Visible Wounds

A sweet friend made sure I had Nicholas Wolterstorff’s book, Lament for a Son, in my hands just days after Dominic’s accident.  And it was one of the most helpful, kindest gifts I ever received.  It still lives by my chair and I look at it often.

It might have been the similarities in circumstances that took our sons-his died in a mountain climbing accident, mine in a motorcycle accident-or it might have been our shared theology, but when I read his words, they spoke my heart.

A professor of philosophy and a believer in Christ, he refuses to gloss over the hard edges of grief and pain.  He faces the questions head-on and brings me with him into the dark chamber of sorrow, letting me sit in silence and feel the heaviness of loss.

He does not wrap his experience up into a tidy package.

It may be counter-intuitive to those who have not experienced child loss to know that I find his lack of tidy ending MORE encouraging than the books I read that try to tell me it will all be just fine.

Because my heart screams that it will NOT be “fine” this side of heaven.  I will NOT understand this side of heaven.  I WILL NOT be satisfied with any answer this side of heaven.

There are many quotes from this book that speak to my heart, but this one sums up so much of what I am learning through loss:

If sympathy for the world’s wounds is not enlarged by our anguish, if love for those around us is not expanded, if gratitude for what is good does not flame up, if insight is not deepened, if commitment to what is important is not strengthened, if aching for a new day is not intensified, if hope is weakened and faith diminished, if from the experience of death comes nothing good, then death has won. Then death, be proud.

So I shall struggle to live the reality of Christ’s rising and death’s dying. In my living, my son’s dying will not be the last word. But as I rise up, I bear the wounds of his death. My rising does not remove them. They mark me. If you want to know who I am, put your hand in.

~Nicholas Wolterstorff, Lament for a Son

As I wrote on Dominic’s first Remembrance Day, April 12, 2015:

Two truths have been burned on my Soul. One, broken hearts still beat. We are surrounded by wounded people. Walking gently through this life is the greatest blessing we can give to one another.

And two, LOVE WINS. There is no force as strong or attractive or eternal as love. God’s love for us and our love for Him and one another will be the song we sing forever. It would behoove us all to learn it here on earth.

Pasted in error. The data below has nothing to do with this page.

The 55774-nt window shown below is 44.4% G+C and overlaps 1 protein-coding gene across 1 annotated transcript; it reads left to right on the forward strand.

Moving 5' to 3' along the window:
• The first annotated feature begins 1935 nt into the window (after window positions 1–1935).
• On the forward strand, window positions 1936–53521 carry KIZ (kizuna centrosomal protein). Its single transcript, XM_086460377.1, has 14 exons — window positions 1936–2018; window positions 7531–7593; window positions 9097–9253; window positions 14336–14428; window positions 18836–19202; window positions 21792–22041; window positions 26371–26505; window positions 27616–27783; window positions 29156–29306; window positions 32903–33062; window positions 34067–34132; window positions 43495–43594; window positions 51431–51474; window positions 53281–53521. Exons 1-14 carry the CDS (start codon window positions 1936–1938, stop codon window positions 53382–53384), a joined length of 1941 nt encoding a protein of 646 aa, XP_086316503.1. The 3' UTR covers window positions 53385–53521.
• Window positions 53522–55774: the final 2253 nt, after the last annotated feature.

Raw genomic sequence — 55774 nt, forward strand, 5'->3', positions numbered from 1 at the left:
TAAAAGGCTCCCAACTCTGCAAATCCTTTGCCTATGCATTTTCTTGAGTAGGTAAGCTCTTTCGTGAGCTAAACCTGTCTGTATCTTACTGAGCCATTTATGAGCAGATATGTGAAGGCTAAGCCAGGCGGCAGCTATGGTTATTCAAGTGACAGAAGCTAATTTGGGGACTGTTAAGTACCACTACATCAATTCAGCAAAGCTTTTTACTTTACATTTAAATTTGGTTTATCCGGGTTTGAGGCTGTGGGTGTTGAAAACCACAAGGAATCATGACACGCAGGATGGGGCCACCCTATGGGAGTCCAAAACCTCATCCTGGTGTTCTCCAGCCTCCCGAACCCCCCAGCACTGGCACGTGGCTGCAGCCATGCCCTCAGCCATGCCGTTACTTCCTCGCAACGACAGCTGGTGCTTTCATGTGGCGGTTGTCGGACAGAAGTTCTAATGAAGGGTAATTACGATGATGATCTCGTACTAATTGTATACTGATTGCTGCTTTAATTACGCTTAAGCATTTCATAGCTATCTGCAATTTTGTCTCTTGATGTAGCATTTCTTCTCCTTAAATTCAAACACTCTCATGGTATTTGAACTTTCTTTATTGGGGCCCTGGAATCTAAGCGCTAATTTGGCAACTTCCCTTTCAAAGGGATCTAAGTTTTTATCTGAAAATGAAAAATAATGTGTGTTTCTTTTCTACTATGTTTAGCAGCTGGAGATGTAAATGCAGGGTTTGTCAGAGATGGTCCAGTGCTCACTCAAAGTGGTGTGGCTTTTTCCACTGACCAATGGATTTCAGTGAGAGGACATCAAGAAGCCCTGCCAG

I am not who I was two years ago.  

My heart has been both broken and made larger.

My eyes see the pain in the eyes of those around me.  My ears hear the strain in a muttered, “I’m fine.”

I have no patience for petty disputes and silly games.  I am more empty of envy and more full of love.

And my arms reach further and wider to embrace and encourage the wounded.

As I have been comforted, I want to comfort others.

Blessed [gratefully praised and adored] be the God and Father of our Lord Jesus Christ, the Father of mercies and the God of all comfort, who comforts and encourages us in every trouble so that we will be able to comfort and encourage those who are in any kind of trouble, with the comfort with which we ourselves are comforted by God. For just as Christ’s sufferings are ours in abundance [as they overflow to His followers], so also our comfort [our reassurance, our encouragement, our consolation] is abundant through Christ [it is truly more than enough to endure what we must].

2 Corinthians 1:3-5 AMP

 

 

Author: Melanie

I am a shepherd, wife and mother of four amazing children, three that walk the earth with me and one who lives with Jesus. This is a record of my grief journey and a look into the life I didn't choose. If you are interested in joining a community of bereaved parents leaning on the promises of God in Christ, please like the public Facebook page, "Heartache and Hope: Life After Losing a Child" and join the conversation.

5 thoughts on “Visible Wounds”

  1. I agree. We do need to speak and be listened to. Our children need to learn what it is to lose someone. All I was ever told was ‘it will never be the same’, but I had no idea that everything, including me, would be different xx

    Like

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